Our blog today is a special one, because we are going to give you an overview of everything we have learned about property management marketing in the last four and a half years. That’s right – Fourandhalf is turning four and a half, and we thought we’d celebrate by completing one big blog, distilling what we’ve learned over those four and a half years.

To make it easier to move around the article, here is a table of contents:

  1. Sales Process
  2. Reputation Management
  3. Paid Advertising
  4. Social Media
  5. Content

Where do we start?

You Have a Property Management Website, What’s Next?

Nowadays, it’s common knowledge that a business needs a website. So, most of the future clients that contact us already have one. However, just because they have a website, doesn’t mean anyone is going there. In the digital age, that’s where property management marketing comes in.

How does it work? Start with getting traffic; traffic brings you leads, and then the leads move to qualified prospects, and then those prospects hopefully become closed clients. That was our plan at the beginning, and it’s still the core of what we do today.

That may still be the core of what we do, but these days, an additional focus is closing leads. Why? Because in the property management industry there are a limited amount of leads available in any given area, in any given month, so there’s a lot of competition for a finite number of leads.

Think about this: If you only get three leads a month and you close all three leads, and the guy down the street gets 20 leads a month, but only closes three of them, you’re both growing at the same rate. The difference is that you are probably spending less money and time to get those contracts.

After the sales process comes your reputation. Why reputation? You can bring in all the traffic and leads you want, but if you have only one star and your competition has four stars, you’ll lose new business to the guy with the better reputation. Once you’ve figured out your sales process and built your reputation, you’ll be ready to throw smart money behind client acquisition and growth.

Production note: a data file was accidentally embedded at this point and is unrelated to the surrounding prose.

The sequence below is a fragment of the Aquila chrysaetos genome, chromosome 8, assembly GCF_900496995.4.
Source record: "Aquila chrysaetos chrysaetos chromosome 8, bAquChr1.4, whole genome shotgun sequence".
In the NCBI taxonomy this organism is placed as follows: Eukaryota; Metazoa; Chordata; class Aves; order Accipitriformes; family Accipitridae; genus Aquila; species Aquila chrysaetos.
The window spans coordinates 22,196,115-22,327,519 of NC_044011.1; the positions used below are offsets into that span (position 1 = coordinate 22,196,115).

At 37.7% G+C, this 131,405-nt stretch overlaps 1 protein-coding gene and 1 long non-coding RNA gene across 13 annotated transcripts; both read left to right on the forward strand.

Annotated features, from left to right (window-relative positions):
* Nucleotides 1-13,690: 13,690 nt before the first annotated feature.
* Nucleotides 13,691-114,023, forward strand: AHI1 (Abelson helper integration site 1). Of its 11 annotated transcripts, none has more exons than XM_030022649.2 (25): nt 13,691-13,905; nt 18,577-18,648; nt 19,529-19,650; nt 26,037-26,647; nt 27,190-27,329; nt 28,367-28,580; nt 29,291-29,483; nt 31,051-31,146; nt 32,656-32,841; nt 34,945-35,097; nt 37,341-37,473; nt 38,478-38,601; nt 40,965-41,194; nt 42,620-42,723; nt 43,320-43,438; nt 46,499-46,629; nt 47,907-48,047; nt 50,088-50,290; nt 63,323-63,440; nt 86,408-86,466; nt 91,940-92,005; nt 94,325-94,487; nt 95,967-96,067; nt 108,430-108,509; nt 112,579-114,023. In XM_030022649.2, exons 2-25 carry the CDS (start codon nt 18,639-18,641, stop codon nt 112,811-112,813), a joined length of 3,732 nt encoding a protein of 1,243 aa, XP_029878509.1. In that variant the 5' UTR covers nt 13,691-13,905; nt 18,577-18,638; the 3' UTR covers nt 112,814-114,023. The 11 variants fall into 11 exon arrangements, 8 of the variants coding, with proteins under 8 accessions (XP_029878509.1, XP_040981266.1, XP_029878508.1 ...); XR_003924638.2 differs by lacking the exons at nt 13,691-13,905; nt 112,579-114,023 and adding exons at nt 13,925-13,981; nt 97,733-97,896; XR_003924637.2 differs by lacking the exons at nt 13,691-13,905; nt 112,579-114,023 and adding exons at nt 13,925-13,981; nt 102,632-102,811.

One of the ways to do this is with the different types of pay-per-click marketing. It can get expensive, so the goal here is to make sure your customer acquisition cost remains a reasonable percentage of your customer lifetime value.

Next, we’ll talk about social media, which plays a small but important role, and finally, content. Content is the big ticket item here. Content is huge, it’s the behemoth. Quality content is the most important thing for your business.

So let’s get started on Marketing 101.

1. Property Management Sales Process and Advice

Setting up a successful sales process is an essential part of growing your business. It doesn’t matter how many leads you bring in to your business; if you can’t close them, you’re in trouble. Appreciate the monetary cost of the leads that are coming your way. Just because you got a lot this month, does not guarantee you will get a lot of leads next month. Make sure you are doing everything you can to close each one.

The foundation of a good property management sales practice is to answer every phone call. It doesn’t matter if the person at the other end of the line is a vendor, an owner, or someone else. Act like each call could be a $5,000 phone call, because it just might end up being one. Any individual call can bring business to your business.

Follow up on each lead. Just because you aren’t following up, doesn’t mean your competition isn’t either. Maybe you’ve wondered why other companies are growing and you’re not. One of those reasons could be a lack of follow-up.

When you have a lead on the phone, you need to be curious and ask questions. Engage them in conversation, find out what their problems are, because if they are calling you, they almost certainly have problems. Keep in mind, people taking the time to call you are worried about what is most likely their single biggest investment – a home. You have to convince them why you’re the company best qualified to take care of that investment.

How a CRM Helps Close More Property Management Leads

Even if you do have a sales process, you might not be closing as many deals as you could be. If you want to have a higher close percentage, you’ll need to use a CRM system. A CRM system will track the status of all of your leads, and remind you to follow up with them on a regular basis. Most people only try to contact a lead one or two times. Statistics tell us that a large percentage of leads only close after the eighth contact. You need to maximize your chances to get in touch with a particular lead. A CRM system does that.

A quality CRM will even register leads from online forms automatically, such as the ones on your website, and also track where your leads are coming from. This tells you where to put your marketing dollars and where not to put them. It helps you focus on what works.

Our recommendation is LeadSimple, a sales CRM designed expressly for the property management industry.

You need to establish an effective sales process early on, so when your marketing really kicks in, you’re ready to handle a high volume of incoming leads.


2. Manage Your Reputation

OK, let’s say all of your marketing efforts are paying off, and people are finding you online. The next thing people look at is your online reputation. According to BrightLocal, star rating is the #1 factor used by consumers to judge a business.